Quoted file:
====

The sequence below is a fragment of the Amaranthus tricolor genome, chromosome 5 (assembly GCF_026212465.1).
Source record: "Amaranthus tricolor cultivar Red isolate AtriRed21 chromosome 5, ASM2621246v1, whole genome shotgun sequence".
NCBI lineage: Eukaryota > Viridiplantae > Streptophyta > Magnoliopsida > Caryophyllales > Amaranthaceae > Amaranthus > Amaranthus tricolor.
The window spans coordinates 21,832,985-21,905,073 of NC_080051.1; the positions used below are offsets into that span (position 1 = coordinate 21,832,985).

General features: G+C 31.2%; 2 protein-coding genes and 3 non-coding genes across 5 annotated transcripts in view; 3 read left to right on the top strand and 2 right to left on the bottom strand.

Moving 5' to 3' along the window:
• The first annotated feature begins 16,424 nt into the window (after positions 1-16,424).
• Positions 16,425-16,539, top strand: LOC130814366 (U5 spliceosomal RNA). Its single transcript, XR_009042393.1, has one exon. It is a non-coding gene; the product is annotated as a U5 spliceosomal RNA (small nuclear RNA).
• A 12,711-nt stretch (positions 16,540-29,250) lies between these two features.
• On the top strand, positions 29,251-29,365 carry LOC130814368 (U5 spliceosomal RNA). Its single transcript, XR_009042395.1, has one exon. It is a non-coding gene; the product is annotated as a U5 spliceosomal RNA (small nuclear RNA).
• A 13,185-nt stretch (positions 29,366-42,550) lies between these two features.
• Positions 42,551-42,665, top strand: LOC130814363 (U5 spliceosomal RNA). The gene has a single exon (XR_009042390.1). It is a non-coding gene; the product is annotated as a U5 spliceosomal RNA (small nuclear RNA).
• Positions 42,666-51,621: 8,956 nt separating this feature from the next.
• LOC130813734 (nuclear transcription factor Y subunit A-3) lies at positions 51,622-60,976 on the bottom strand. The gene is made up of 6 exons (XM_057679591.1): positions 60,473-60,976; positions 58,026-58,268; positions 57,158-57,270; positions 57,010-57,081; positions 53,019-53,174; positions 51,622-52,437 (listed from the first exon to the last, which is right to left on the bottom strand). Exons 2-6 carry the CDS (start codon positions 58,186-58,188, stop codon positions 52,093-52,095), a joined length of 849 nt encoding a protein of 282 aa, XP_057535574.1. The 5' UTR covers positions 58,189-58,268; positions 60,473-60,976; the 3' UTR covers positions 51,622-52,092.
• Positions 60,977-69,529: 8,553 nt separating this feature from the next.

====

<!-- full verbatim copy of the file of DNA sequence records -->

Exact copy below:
The sequence below is a fragment of the Amaranthus tricolor genome, chromosome 5 (assembly GCF_026212465.1).
Source record: "Amaranthus tricolor cultivar Red isolate AtriRed21 chromosome 5, ASM2621246v1, whole genome shotgun sequence".
NCBI lineage: Eukaryota > Viridiplantae > Streptophyta > Magnoliopsida > Caryophyllales > Amaranthaceae > Amaranthus > Amaranthus tricolor.
The window spans coordinates 21,832,985-21,905,073 of NC_080051.1; the positions used below are offsets into that span (position 1 = coordinate 21,832,985).

General features: G+C 31.2%; 2 protein-coding genes and 3 non-coding genes across 5 annotated transcripts in view; 3 read left to right on the top strand and 2 right to left on the bottom strand.

Moving 5' to 3' along the window:
• The first annotated feature begins 16,424 nt into the window (after positions 1-16,424).
• Positions 16,425-16,539, top strand: LOC130814366 (U5 spliceosomal RNA). Its single transcript, XR_009042393.1, has one exon. It is a non-coding gene; the product is annotated as a U5 spliceosomal RNA (small nuclear RNA).
• A 12,711-nt stretch (positions 16,540-29,250) lies between these two features.
• On the top strand, positions 29,251-29,365 carry LOC130814368 (U5 spliceosomal RNA). Its single transcript, XR_009042395.1, has one exon. It is a non-coding gene; the product is annotated as a U5 spliceosomal RNA (small nuclear RNA).
• A 13,185-nt stretch (positions 29,366-42,550) lies between these two features.
• Positions 42,551-42,665, top strand: LOC130814363 (U5 spliceosomal RNA). The gene has a single exon (XR_009042390.1). It is a non-coding gene; the product is annotated as a U5 spliceosomal RNA (small nuclear RNA).
• Positions 42,666-51,621: 8,956 nt separating this feature from the next.
• LOC130813734 (nuclear transcription factor Y subunit A-3) lies at positions 51,622-60,976 on the bottom strand. The gene is made up of 6 exons (XM_057679591.1): positions 60,473-60,976; positions 58,026-58,268; positions 57,158-57,270; positions 57,010-57,081; positions 53,019-53,174; positions 51,622-52,437 (listed from the first exon to the last, which is right to left on the bottom strand). Exons 2-6 carry the CDS (start codon positions 58,186-58,188, stop codon positions 52,093-52,095), a joined length of 849 nt encoding a protein of 282 aa, XP_057535574.1. The 5' UTR covers positions 58,189-58,268; positions 60,473-60,976; the 3' UTR covers positions 51,622-52,092.
• Positions 60,977-69,529: 8,553 nt separating this feature from the next.